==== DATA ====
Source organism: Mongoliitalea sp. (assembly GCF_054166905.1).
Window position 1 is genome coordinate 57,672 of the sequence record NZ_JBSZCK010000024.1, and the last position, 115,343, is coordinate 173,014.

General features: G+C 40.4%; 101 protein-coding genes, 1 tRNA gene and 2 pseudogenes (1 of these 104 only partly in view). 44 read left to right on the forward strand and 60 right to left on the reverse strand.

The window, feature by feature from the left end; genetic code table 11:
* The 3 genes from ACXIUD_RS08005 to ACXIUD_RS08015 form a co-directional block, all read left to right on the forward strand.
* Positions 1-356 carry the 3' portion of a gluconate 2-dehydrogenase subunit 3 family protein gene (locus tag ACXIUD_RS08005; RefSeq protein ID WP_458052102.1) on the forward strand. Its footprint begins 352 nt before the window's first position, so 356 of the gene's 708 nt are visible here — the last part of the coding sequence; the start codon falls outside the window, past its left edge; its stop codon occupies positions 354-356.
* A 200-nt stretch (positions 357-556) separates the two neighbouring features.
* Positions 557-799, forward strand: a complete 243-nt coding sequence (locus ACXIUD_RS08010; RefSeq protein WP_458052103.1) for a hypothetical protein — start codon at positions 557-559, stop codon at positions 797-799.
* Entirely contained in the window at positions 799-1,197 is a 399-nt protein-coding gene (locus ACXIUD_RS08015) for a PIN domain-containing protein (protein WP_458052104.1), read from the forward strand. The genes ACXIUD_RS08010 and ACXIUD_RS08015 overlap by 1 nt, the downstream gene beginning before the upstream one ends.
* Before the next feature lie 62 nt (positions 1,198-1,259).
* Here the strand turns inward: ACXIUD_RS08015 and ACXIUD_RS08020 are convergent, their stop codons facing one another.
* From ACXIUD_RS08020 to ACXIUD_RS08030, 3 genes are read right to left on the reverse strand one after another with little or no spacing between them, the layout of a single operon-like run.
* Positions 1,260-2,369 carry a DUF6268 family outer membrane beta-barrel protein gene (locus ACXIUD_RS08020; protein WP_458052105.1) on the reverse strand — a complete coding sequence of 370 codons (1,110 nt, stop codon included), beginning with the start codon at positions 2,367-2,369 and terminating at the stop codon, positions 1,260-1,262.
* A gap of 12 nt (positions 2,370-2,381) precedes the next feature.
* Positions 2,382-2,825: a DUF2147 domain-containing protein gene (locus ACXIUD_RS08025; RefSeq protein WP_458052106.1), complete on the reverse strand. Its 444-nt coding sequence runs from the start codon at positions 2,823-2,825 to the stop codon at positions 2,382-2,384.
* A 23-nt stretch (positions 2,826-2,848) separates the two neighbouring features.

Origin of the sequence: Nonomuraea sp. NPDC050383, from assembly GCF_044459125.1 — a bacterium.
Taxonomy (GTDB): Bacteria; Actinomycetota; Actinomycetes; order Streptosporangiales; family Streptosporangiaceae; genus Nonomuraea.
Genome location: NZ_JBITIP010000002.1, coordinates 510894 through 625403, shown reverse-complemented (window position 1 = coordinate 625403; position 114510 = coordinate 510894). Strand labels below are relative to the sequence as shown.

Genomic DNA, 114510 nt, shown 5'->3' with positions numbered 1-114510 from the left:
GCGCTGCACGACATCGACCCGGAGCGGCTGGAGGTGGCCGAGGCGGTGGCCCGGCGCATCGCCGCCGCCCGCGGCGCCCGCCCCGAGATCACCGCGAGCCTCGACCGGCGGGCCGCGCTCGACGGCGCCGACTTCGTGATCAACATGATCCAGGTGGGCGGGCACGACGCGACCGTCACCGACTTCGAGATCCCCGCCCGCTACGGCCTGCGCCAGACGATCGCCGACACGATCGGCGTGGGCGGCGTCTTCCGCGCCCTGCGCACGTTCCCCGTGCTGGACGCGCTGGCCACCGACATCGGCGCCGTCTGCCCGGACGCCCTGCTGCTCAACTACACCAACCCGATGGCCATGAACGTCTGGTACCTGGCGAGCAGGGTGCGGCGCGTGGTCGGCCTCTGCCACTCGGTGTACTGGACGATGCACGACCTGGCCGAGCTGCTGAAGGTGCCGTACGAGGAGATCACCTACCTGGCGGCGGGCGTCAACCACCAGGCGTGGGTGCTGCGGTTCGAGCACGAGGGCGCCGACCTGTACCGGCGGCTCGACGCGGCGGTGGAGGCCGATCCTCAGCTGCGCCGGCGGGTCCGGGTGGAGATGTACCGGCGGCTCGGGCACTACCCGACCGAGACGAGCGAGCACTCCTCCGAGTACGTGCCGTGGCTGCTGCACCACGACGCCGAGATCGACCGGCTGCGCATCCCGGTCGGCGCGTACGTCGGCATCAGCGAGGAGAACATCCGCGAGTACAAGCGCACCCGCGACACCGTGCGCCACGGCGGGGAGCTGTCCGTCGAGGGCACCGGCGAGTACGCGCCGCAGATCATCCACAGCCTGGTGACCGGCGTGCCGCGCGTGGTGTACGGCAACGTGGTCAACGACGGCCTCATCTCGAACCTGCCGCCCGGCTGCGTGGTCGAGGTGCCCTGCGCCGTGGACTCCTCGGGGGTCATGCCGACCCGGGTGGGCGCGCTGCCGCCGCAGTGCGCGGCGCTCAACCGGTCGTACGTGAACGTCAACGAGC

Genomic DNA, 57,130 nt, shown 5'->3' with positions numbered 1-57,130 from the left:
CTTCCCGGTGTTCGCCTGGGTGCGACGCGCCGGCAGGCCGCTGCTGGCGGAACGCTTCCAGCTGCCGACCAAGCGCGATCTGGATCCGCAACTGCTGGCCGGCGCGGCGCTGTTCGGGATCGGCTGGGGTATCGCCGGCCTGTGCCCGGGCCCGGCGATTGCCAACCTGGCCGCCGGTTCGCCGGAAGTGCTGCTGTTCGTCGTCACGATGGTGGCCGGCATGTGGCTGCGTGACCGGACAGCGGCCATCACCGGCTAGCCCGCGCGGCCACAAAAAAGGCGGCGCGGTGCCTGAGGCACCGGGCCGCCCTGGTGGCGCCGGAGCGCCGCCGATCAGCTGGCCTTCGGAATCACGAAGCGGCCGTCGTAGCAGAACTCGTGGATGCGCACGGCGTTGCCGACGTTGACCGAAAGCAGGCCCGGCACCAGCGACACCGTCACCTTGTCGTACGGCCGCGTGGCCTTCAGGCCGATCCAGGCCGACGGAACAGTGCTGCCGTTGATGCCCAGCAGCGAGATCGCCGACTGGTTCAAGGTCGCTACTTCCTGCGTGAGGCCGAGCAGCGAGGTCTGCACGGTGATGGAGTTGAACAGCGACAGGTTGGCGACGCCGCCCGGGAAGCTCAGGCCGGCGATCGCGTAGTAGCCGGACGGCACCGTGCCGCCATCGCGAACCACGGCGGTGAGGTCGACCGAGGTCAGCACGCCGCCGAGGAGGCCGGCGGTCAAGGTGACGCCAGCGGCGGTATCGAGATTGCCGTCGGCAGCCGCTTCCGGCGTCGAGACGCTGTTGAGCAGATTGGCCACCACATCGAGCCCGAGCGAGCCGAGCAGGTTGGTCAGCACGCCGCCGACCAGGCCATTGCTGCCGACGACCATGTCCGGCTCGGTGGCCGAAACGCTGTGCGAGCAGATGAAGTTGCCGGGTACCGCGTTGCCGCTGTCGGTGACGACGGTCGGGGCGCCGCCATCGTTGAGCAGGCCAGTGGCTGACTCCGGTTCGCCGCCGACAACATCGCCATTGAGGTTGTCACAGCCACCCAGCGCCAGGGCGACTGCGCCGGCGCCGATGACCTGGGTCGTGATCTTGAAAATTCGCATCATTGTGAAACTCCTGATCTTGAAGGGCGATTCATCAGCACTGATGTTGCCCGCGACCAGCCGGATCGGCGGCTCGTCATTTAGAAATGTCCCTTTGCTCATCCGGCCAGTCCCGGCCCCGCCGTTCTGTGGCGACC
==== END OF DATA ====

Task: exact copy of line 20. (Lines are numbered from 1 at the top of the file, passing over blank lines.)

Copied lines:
Genomic DNA, 114510 nt, shown 5'->3' with positions numbered 1-114510 from the left: